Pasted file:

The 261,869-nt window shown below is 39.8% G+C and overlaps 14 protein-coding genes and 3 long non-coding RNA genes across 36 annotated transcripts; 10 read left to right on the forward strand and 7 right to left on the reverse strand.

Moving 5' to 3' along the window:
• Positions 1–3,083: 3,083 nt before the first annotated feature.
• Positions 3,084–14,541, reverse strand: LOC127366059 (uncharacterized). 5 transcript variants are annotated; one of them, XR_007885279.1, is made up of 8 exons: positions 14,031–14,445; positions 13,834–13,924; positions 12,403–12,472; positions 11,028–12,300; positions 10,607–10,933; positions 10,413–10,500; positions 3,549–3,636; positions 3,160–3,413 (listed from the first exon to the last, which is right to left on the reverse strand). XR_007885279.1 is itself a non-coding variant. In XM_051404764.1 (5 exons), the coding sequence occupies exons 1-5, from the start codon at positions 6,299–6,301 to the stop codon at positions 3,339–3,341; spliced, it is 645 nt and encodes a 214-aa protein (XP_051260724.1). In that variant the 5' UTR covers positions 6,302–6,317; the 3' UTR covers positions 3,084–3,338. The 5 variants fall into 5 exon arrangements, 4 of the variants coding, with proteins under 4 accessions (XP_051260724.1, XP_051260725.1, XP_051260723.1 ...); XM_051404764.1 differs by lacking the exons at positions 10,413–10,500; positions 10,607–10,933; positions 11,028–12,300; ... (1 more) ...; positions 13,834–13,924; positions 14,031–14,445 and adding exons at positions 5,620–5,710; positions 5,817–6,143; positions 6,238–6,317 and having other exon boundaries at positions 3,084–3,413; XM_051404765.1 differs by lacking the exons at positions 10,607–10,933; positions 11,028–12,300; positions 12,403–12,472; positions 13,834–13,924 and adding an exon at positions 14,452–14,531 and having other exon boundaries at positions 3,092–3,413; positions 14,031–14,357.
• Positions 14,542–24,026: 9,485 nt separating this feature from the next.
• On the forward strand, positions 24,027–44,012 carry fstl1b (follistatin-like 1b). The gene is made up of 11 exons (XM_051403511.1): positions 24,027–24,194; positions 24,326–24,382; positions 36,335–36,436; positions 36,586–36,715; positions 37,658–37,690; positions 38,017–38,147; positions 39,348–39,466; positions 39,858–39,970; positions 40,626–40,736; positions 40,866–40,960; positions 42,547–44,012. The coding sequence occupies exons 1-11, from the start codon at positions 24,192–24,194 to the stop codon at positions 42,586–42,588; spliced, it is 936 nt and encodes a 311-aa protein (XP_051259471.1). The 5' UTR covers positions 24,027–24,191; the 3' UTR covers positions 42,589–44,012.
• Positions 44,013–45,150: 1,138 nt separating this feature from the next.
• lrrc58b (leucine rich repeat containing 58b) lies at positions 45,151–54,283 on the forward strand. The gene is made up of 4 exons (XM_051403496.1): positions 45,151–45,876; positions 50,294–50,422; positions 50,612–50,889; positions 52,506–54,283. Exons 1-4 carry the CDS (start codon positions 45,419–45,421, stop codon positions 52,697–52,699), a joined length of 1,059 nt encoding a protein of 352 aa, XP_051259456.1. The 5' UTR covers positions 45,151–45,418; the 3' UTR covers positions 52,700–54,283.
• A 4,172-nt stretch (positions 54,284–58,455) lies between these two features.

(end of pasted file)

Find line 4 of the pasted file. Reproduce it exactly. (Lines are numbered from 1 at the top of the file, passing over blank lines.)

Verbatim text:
• Positions 3,084–14,541, reverse strand: LOC127366059 (uncharacterized). 5 transcript variants are annotated; one of them, XR_007885279.1, is made up of 8 exons: positions 14,031–14,445; positions 13,834–13,924; positions 12,403–12,472; positions 11,028–12,300; positions 10,607–10,933; positions 10,413–10,500; positions 3,549–3,636; positions 3,160–3,413 (listed from the first exon to the last, which is right to left on the reverse strand). XR_007885279.1 is itself a non-coding variant. In XM_051404764.1 (5 exons), the coding sequence occupies exons 1-5, from the start codon at positions 6,299–6,301 to the stop codon at positions 3,339–3,341; spliced, it is 645 nt and encodes a 214-aa protein (XP_051260724.1). In that variant the 5' UTR covers positions 6,302–6,317; the 3' UTR covers positions 3,084–3,338. The 5 variants fall into 5 exon arrangements, 4 of the variants coding, with proteins under 4 accessions (XP_051260724.1, XP_051260725.1, XP_051260723.1 ...); XM_051404764.1 differs by lacking the exons at positions 10,413–10,500; positions 10,607–10,933; positions 11,028–12,300; ... (1 more) ...; positions 13,834–13,924; positions 14,031–14,445 and adding exons at positions 5,620–5,710; positions 5,817–6,143; positions 6,238–6,317 and having other exon boundaries at positions 3,084–3,413; XM_051404765.1 differs by lacking the exons at positions 10,607–10,933; positions 11,028–12,300; positions 12,403–12,472; positions 13,834–13,924 and adding an exon at positions 14,452–14,531 and having other exon boundaries at positions 3,092–3,413; positions 14,031–14,357.